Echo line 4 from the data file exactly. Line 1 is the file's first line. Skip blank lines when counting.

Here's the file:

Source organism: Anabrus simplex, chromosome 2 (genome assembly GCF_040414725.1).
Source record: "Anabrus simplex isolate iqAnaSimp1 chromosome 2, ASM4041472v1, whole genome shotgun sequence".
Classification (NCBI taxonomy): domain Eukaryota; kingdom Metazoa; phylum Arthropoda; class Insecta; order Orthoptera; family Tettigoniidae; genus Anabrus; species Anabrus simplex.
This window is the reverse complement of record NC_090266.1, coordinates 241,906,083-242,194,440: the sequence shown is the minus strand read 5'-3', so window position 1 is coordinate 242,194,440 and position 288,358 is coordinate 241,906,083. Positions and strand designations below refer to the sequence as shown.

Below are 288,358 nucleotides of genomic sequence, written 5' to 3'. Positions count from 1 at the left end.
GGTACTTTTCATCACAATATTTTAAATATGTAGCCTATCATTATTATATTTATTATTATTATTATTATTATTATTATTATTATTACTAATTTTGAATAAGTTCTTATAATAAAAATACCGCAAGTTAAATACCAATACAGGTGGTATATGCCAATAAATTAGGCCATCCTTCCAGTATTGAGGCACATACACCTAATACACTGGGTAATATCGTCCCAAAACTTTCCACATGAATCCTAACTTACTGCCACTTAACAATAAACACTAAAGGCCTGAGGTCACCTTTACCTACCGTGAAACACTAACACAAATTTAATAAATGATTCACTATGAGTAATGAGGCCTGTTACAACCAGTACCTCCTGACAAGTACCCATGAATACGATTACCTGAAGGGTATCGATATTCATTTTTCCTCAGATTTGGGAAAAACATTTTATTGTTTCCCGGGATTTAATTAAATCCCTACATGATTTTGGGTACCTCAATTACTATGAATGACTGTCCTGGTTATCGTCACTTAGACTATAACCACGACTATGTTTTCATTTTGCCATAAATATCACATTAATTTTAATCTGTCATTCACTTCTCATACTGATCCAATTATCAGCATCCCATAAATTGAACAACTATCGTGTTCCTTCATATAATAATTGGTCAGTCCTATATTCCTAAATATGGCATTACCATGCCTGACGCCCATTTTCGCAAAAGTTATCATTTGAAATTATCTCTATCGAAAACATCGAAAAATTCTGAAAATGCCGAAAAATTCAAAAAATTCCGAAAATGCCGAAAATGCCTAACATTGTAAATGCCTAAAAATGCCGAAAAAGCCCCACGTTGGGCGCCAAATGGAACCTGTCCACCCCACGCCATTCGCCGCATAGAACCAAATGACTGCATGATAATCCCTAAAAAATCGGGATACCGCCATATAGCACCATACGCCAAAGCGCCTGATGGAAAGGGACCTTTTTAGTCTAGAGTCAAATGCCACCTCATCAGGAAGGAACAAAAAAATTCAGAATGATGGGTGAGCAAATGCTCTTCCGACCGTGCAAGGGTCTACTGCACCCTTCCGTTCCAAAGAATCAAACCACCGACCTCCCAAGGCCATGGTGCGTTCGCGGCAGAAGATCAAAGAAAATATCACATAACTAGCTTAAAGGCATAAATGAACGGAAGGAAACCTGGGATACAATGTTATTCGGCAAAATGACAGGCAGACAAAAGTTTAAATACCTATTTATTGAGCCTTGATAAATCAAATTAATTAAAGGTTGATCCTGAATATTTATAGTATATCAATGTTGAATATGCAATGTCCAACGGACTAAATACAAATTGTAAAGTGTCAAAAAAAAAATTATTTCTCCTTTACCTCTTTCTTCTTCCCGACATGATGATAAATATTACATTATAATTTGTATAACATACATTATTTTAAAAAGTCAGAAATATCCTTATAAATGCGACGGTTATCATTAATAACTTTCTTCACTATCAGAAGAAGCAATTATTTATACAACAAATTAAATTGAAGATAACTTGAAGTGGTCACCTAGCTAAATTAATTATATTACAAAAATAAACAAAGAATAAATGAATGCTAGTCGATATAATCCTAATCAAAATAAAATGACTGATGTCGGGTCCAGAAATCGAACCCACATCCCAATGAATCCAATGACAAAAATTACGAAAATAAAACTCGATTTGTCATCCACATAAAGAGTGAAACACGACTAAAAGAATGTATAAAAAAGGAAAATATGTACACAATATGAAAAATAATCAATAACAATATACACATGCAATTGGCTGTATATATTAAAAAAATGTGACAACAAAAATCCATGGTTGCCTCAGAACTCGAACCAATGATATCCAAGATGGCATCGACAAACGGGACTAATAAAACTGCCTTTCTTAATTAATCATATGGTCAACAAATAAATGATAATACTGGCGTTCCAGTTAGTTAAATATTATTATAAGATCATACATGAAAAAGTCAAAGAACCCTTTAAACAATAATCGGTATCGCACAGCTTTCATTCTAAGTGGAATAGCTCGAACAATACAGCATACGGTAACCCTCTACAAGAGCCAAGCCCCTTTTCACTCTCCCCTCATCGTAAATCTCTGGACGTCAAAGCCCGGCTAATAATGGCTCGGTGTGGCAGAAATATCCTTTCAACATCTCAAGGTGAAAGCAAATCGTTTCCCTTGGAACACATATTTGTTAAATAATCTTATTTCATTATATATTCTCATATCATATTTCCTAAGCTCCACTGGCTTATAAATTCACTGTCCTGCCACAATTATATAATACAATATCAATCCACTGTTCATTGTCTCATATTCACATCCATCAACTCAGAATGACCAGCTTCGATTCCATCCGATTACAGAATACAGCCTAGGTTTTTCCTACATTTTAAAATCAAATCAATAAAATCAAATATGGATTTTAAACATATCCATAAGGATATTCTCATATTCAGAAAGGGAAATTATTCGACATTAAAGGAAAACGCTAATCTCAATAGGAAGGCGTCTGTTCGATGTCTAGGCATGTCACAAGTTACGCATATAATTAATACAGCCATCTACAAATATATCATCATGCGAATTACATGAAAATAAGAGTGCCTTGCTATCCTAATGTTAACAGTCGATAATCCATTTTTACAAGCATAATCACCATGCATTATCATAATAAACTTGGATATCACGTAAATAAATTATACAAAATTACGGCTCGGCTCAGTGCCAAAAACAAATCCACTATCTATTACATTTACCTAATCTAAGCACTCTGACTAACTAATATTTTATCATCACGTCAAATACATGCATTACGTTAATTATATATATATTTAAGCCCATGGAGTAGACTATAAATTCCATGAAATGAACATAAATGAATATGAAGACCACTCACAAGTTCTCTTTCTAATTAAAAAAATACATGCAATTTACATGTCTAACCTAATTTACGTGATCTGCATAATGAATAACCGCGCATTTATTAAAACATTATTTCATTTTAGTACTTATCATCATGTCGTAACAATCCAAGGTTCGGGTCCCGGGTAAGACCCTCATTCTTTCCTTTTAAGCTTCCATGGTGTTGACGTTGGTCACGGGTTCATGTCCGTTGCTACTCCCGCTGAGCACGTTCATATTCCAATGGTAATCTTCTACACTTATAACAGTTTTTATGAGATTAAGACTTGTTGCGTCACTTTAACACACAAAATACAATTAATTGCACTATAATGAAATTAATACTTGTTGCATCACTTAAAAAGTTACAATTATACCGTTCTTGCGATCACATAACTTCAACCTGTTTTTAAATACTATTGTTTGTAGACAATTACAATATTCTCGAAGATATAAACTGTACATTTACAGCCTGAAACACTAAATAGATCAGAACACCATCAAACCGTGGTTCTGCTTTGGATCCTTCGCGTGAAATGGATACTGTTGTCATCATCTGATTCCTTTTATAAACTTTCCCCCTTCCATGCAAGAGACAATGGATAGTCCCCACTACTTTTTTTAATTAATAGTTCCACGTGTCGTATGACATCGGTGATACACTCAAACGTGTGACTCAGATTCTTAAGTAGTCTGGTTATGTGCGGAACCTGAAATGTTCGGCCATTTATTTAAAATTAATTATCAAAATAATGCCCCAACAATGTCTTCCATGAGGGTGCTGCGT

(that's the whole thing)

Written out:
This window is the reverse complement of record NC_090266.1, coordinates 241,906,083-242,194,440: the sequence shown is the minus strand read 5'-3', so window position 1 is coordinate 242,194,440 and position 288,358 is coordinate 241,906,083. Positions and strand designations below refer to the sequence as shown.